9. Amen, Jones! The philosophy of tear-it-all-down-and-start-over is not what I would consider progressive; it's a very 1950s mindset. Yes, back in the 50s they would save a landmark or two, but otherwise, all that "old stuff" had to go! The great cities all preserve their historic buildings. This includes not only colonial cities like Charleston and Baltimore, but cities that are newer than Raleigh, like Portland, Seattle, San Diego, Melbourne, Asheville. And saving a few landmarks aren't enough; if Raleigh becomes a mini-Charlotte or a landlocked Singapore, I'll just have to leave. A place that discards its history is not a healthy place, from my perspective. And aside from history, the "old stuff" just tends to be of better quality: better materials, better design, better craftsmanship. Even though 90% of the buildings in Raleigh were built since 1950, 90% of the finest buildings in Raleigh were built before 1950.
  10. Hobby Properties have begun renovating the old shopping center at the corner of Franklin St. and Person St. Plans for demolition and redevelopment have been abandoned. But at least there will be some businesses here. They are going to renovate the four buildings around the corner facing Blount St. into nice duplexes, which is what they were built as. Meanwhile, five blocks north at the corner of Wake Forest Rd. and Chestnut St., the owners of the empty Blue Dolphin Motel are planning to renovate it into ten office suites of various sizes, from 196 square feet to 1164 square feet. Construction should begin this fall, and finish next summer.
  11. While I am in favor of density, it is not an altar to be worshipped at. This site is just one block away from beautiful historic single-family homes that should be preserved. 13 stories and 290 units is too much. University Park and especially Cameron Park are among Raleigh's greatest treasures, and it is not in Raleigh's interest to threaten them. Clark Ave. to the west and Oberlin Rd. further north are two-lane roads with beautiful historic homes on both sides. These roads should not and cannot be widened. There are hundreds of sites inside the beltline on which a 13-story, 290- unit building would be appropriate; this is not one of them. As rjgeary states, the issue is precedent. The City can't say that a 13-story building is OK here, and the rest of the area is limited to 2 stories. The small-area plan was well thought out; it was adopted; it needs to be followed.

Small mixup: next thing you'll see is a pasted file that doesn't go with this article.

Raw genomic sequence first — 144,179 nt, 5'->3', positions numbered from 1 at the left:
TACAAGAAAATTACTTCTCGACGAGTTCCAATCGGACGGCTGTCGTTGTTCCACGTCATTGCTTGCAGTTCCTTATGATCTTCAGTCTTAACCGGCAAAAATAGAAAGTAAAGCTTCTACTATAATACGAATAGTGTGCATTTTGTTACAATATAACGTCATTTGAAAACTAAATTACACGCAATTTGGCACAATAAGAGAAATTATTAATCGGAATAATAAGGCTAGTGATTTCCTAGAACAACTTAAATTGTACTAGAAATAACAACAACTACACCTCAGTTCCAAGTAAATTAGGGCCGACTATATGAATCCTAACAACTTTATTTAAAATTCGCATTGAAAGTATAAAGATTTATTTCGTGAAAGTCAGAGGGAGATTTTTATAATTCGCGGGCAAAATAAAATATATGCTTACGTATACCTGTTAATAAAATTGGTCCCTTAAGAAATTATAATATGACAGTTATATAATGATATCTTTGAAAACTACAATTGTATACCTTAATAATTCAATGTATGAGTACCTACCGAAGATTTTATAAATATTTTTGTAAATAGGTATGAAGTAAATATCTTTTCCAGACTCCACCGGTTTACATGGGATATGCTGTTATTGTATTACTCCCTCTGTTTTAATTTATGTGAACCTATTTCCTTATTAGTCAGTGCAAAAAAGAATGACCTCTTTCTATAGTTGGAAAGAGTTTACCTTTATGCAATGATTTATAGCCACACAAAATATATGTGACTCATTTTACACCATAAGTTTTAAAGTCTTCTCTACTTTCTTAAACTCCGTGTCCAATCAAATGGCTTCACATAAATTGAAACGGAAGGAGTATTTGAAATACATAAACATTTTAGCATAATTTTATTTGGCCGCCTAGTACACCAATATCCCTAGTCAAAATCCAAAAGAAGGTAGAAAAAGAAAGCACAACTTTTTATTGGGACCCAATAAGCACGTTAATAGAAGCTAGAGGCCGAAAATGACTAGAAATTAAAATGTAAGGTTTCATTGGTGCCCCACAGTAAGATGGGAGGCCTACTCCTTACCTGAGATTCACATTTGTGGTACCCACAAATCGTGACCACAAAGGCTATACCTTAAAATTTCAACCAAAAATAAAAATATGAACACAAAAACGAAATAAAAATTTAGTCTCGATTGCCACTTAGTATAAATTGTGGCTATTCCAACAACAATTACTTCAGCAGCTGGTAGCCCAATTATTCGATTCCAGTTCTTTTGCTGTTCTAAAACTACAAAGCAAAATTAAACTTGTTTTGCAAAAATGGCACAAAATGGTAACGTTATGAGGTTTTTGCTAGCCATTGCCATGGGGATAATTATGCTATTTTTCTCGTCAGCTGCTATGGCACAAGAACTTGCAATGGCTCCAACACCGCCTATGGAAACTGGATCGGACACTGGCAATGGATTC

12. Great photos, DPK! It would be great if State would restore the tower on Tompkins Hall. State has so few outstanding historical buildings, they should not miss this opportunity to recreate one that was partially lost. Regarding Greg Hatem: He deserves every recognition he can get and more. He is Raleigh's MVC (most valuable citizen) as far as I'm concerned, for all his renovations and for the life and interest he has added to downtown.
  13. I don't believe the house up on the hill behind the Ham & Egger was very old. It was probably built in the 1940s or early 1950s. It was nice, though, with a winding driveway, old oaks, and boxwoods.
  14. Ha! The "Quality Grocery" at Lane and Linden ain't nothin but a wino store. Well, actually now it sells a lot of lottery tickets. And posts the names of big winners. Very exciting. They used to sell individual cigarettes; they may still. Once I went there to get some milk. They had to go back to their personal refrigerator in another room to get it. Another time I bought some orange juice there; it had gone bad from too long on the shelf. Patience, y'all. It will get better. I've been on Lane St. for 22 years. Two steps forward, one step back. Two steps back, one step forward. Then five steps forward. The crack house is gone. The liquor house is gone. One day the wino store will be gone. In some ways I liked it better back then, actually. That's not to say I haven't worked hard for improvement. No, all the slumlords & city councilors know me. But if everything were "perfect" I'd have to move elsewhere so I'd have something to do.